Qualcomm diversifies into IoT, auto and soon data center and edge computing

Qualcomm breaks out its businesses by verticals in the fourth quarter and highlights how it's about more than smartphones.

Qualcomm disclosed its momentum in automotive and Internet of things as it leverages 5G into more growth markets and eyes edge computing.

The company's fiscal fourth quarter earnings report included automotive and IoT sales. Both markets significantly overlap with 5G but diversify Qualcomm away from smartphones.

A few surprises include:

  • Qualcomm's IoT revenue, which includes industrial, fixed wireless broadband and networking, has expanded the last three quarters and nearing a $4 billion run rate. IoT revenue for Qualcomm was $926 million in the fiscal fourth quarter and $3.03 billion for the year.
  • IoT revenue has been driven by networking, retail, industrial, tracking and utility verticals.
  • Automotive chips for telematics and digital cockpit installations delivered revenue of $188 million. This business is Qualcomm's smallest, but brings predictable revenue growth.
  • Qualcomm's automotive design win pipeline is about $8 billion, up from $6.5 billion at the start of the fiscal year.
  • Qualcomm's fourth quarter handset revenue of $3 billion only had a few weeks of sales from a big OEM customer (think Apple).
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Qualcomm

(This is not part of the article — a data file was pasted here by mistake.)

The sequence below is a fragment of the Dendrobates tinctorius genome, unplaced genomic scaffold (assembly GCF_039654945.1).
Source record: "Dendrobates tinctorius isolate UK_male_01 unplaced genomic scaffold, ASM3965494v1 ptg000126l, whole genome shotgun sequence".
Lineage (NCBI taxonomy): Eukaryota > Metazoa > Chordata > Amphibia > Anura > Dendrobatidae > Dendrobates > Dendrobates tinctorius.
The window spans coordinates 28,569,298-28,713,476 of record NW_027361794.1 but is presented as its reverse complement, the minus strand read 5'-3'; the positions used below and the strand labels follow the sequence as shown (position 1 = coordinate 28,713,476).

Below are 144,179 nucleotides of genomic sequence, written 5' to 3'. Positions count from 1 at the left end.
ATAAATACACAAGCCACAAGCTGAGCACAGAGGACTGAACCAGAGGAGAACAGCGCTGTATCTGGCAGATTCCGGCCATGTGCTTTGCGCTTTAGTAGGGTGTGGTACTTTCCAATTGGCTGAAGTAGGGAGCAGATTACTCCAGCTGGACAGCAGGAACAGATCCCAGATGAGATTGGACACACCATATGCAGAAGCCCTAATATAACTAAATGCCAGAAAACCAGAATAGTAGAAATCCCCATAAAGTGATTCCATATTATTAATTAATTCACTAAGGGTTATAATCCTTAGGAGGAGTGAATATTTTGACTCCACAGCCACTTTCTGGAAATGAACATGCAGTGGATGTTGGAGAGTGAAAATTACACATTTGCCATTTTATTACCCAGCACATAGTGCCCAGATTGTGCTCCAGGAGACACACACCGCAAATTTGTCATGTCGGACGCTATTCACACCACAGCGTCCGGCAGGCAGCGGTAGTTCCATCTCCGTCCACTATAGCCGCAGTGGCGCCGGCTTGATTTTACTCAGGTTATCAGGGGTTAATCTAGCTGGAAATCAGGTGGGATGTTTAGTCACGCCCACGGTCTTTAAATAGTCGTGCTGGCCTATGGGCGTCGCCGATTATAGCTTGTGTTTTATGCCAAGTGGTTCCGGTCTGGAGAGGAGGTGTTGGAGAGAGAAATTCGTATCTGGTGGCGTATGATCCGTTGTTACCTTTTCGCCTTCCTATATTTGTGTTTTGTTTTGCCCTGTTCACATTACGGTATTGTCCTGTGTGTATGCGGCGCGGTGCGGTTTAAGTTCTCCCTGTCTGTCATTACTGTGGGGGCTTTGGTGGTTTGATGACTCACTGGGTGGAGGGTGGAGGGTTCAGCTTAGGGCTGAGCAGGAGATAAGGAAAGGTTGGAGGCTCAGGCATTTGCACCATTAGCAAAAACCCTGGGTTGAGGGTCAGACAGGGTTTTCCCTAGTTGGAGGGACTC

CEO Steven Mollenkopf explained:

Our 5G design wins continue to be powered by our RF front-end solutions, whether they support 4G, sub-6 millimeter-wave or both 5G bands, and whether they are in smartphones or other products such as embedded modules for PCs, IoT solutions or mobile hotspots. As we have in RF, we have built beachhead positions in both auto and IoT. Our scale enables us to make multiple profitable bets in areas where we expect a tailwind as each of these industry road maps adopt cellular technologies, as you can see taking place today in automotive, where we have emerged as a strategic technology partner to the automotive industry, with nearly all the major OEMs adopting our products. Next-generation 5G telematics design wins, in addition to our 3G and 4G design wins, solidify our position as a leader in connected cars.

Next up for Qualcomm is to tackle edge computing and cloud infrastructure. "Turning to inference, with over 10 years of AI R&D and over 1 billion AI-capable devices enabled with our technology, and fundamental assets such as low-power compute, process node leadership and signal processing expertise, we are well positioned to extend our smartphone AI leadership into growing applications, such as data centers, edge appliances and 5G infrastructure," said Mollenkopf.

Expansion categories of late include:

When you zoom out on Qualcomm's fourth quarter results it's clear that the company is positioning itself well to take on Nvidia, which may be distracted by its Arm purchase, as well as Intel, which is a cloud, IoT and edge compute leader. The 5G upgrade cycle is likely to be transformational for Qualcomm as it moves beyond its core handset business, which is beating its targets nicely. Arm processors: Everything you need to know

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Qualcomm